Front Page Titles (by Subject) PART III. *: OF MAN CONSIDERED AS THE MEMBER OF A POLITICAL BODY. † - Lectures on Political Economy, vol. 1
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PART III. *: OF MAN CONSIDERED AS THE MEMBER OF A POLITICAL BODY. † - Dugald Stewart, Lectures on Political Economy, vol. 1 
Lectures on Political Economy. Now first published. Vol. I. To which is Prefixed, Part Third of the Outlines of Moral Philosophy, edited by Sir William Hamilton (Edinburgh, Thomas Constable, 1855).
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OF MAN CONSIDERED AS THE MEMBER OF A POLITICAL BODY.†
OF THE HISTORY OF POLITICAL SOCIETY.
Article 1. Of the Principles in Human Nature, and of the Circumstances in the Condition of Mankind, which lay the foundation of the Political Union.
Art. 2. Of the Principles in Human Nature, and of the Circumstances in the Condition of Mankind which lay the Foundation of the Progress of Society.
Art. 3. Of the Institution of Marriage; and its consequences, Political and Moral.
Art. 4. Of the Condition and the Character of the Sexes, as they are modified by different States of Society.
Art. 5. Of the History of Property, considered in relation to Human Improvement and Happiness.
Art. 6. Of the Origin and Progress of the Arts and of the Sciences.
Art. 7. Of the Origin and Progress of Commerce.
Art. 8. Of the Origin and Progress of Government, and of the History of Rank and Subordination.
Art. 9. Of the Origin and Progress of Municipal Systems of Jurisprudence.
Art. 10. Of Diversities in the History of the Species, arising from the influence of Climate and Situation.
OF THE GENERAL PRINCIPLES OF LEGISLATION AND GOVERNMENT.
OF POLITICAL ECONOMY.*
Art. 1. Of the Writings of Grotius and his Successors on Natural Jurisprudence, and their influence in suggesting the Modern Speculations concerning Political Economy.
Art. 2. Of the Objects of Political Economy, and the more important general Conclusions to which the study of it has led.
Art. 3. Of the Coincidence of the Principles of Justice and of Expediency, in the Political Conclusions to which they lead.—[Slavery.]—1st Edit.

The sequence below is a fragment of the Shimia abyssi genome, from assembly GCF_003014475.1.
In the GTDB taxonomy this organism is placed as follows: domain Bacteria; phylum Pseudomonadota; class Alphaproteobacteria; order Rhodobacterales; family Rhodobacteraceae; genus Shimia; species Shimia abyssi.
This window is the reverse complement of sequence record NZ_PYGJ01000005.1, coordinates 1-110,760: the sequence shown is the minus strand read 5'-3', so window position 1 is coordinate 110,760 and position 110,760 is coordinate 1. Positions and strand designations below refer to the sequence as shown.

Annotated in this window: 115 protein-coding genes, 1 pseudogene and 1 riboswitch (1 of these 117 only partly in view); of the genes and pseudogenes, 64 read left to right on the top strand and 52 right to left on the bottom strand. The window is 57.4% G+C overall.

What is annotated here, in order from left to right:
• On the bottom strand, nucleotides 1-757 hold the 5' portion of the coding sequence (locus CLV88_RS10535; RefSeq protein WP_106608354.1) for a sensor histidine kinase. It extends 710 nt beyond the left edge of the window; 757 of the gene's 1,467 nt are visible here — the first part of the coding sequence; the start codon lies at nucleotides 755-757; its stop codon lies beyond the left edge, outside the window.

Art. 4. Of the Connexion between just Views of Political Economy, and the Intellectual and Moral Improvement of Mankind.
OF THE DIFFERENT FUNCTIONS OF GOVERNMENT; AND OF THE VARIOUS FORMS IN WHICH THEY ARE COMBINED IN THE CONSTITUTIONS OF DIFFERENT STATES.
Art. 1. Of the Legislative, Judicial, and Executive Powers.
Art. 2. Of the Simple Forms of Government, according to the definitions of Speculative Politicians; and of the Uses to which this theoretical view of the subject is subservient, in the examination of actual Constitutions.
Art. 3. Of Mixed Governments.
Art. 4. Of the English Constitution.
Art. 5. Of the Influence of Forms of Government on National Character and Manners.
Art. 6. Of the Duties arising from the Political Union.
Art. 7. Of the Political Relations of different States to each other; and of the Laws of Morality as applicable to Nations.
LECTURES ON POLITICAL ECONOMY.
[* ] [Continued from Works, Vol. VI. p. 108. This “Part III.” is expressly considered only as an “Appendix” to the “Outlines of Moral Philosophy;” and, in fact, it is merely a Table of Contents, and that too not indicating the order of the Lectures.]
[† ] [“Having, of late, carried into execution (at least in part) the design announced in the foregoing Preface, by a separate Course of Lectures on Political Economy, I have omitted in this edition of my Outlines, the articles which I formerly enumerated under that general title; substituting in their stead a few others, calculated to illustrate the peculiar and intimate connexion between this department of Politics and the more appropriate objects of Ethics. The observations which these articles are meant to introduce, may be useful, at the same time, in preparing the minds of students for disquisitions, the details of which can scarcely fail to appear uninviting to those who are not aware of the important conclusions to which they are subservient.—College of Edinburgh, Nov. 2, 1801.”—Postscript of Preface to Outlines of Moral Philosophy, second and subsequent editions, Works, Vol. II. p. 4.
Part III. of the Outlines is here reprinted from the second edition, that of 1801, which is identical with those subsequent. A few unimportant verbal additions have, however, been interpolated from the first edition, without discrimination; but wherever the change is of any moment, it has been explicitly noticed.]
[* ] [The three following articles appear in the first edition only, 1793:]
Art. 1. Of Population.
Art. 2. Of National Wealth.
1.) Of the Distribution of Wealth among the body of the People,—and of the Regulations respecting the Poor.
2.) Of the Revenue of the Sovereign.
[After an Art. 3, the same as in the text, there follows:]
Art. 4. Of the instruction of the Lower Orders; and of the Prevention and Punishment of Crimes.